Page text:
Issue 14, August 17, 2015

Tar Spots of Maple

Tar spot has been evident on many species of maple this year. Tar spots of maple are caused by several different fungi in the same genus, Rhytisma americanum, R. punctatum, and R. acerinum. Each is known to cause raised, black spots on upper leaf surfaces. Affected leaves appear as if splattered with tar, hence the name Tar Spot.

The first symptom of the disease appears in mid-June as small, pale yellow spots. By mid-July, the yellow spots have expanded and a thick, raised, black stromata forms within the spot. By September, spots truly look like tar and often have a wavy or rippled surface. This disease may cause some early defoliation if severe, but even then it is not believed to significantly impact tree growth and development.

Tar Spot on Maple.

Tar Spot on Silver Maple (Urbana, IL, August 2015)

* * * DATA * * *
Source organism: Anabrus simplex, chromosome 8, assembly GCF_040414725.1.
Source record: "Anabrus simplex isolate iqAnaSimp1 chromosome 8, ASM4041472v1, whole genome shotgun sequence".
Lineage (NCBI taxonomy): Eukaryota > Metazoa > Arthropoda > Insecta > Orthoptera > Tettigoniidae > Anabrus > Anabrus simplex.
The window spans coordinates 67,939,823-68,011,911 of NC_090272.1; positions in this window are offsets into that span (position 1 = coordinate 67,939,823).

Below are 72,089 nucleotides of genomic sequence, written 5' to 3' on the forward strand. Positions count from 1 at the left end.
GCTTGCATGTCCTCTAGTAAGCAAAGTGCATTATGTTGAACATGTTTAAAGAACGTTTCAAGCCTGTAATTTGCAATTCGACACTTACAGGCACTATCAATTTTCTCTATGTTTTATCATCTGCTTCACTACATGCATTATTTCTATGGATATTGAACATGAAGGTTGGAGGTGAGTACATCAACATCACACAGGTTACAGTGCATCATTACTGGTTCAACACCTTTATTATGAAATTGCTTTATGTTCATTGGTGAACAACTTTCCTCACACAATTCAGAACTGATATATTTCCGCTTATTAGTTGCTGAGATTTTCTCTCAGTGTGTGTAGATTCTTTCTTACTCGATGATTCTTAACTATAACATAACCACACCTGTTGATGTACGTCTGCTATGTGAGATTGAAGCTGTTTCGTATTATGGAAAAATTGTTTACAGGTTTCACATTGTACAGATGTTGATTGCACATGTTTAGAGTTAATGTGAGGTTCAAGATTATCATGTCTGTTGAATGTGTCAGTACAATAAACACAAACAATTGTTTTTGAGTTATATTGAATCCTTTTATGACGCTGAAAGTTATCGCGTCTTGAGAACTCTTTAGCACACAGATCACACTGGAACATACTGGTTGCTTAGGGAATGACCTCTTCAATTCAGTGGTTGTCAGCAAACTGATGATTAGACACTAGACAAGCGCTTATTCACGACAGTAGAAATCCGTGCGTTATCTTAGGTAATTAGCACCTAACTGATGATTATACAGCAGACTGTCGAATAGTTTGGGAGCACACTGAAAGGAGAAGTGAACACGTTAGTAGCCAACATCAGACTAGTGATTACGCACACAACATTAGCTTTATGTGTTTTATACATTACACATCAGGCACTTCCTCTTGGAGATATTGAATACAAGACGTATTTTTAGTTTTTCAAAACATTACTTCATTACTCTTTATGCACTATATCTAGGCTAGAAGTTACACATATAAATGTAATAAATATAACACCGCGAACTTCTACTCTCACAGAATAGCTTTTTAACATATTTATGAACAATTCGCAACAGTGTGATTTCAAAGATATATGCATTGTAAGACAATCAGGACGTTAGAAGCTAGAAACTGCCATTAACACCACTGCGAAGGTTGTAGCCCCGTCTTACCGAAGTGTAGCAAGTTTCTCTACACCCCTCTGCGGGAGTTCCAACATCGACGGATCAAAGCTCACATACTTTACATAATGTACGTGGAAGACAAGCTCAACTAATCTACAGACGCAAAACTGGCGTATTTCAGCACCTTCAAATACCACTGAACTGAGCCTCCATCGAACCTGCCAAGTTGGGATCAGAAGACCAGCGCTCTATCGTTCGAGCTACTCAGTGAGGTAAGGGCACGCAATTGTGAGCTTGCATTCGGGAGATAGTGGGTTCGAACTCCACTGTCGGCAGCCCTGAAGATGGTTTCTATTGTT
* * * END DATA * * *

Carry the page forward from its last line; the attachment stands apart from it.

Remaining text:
The fungi that cause tar spots overwinter on infected leaves. In the spring, overwintering fruiting bodies ripen and eject spores. The spores are carried by wind to nearby developing leaves of susceptible hosts. First symptoms appear 1-2 months following the initial infection.

Outbreaks of this disease are relatively infrequent. Trees in moist, sheltered locations, which allow the pathogen to easily survive the winter, may be repeatedly infected. The most effective management practice for a home landscape is to rake and destroy leaves in the fall. This practice will help reduce inoculum capable of causing infections the following spring. Fungicides can be used to protect newly developing leaves, but are not warranted. (Travis Cleveland)

Travis Cleveland

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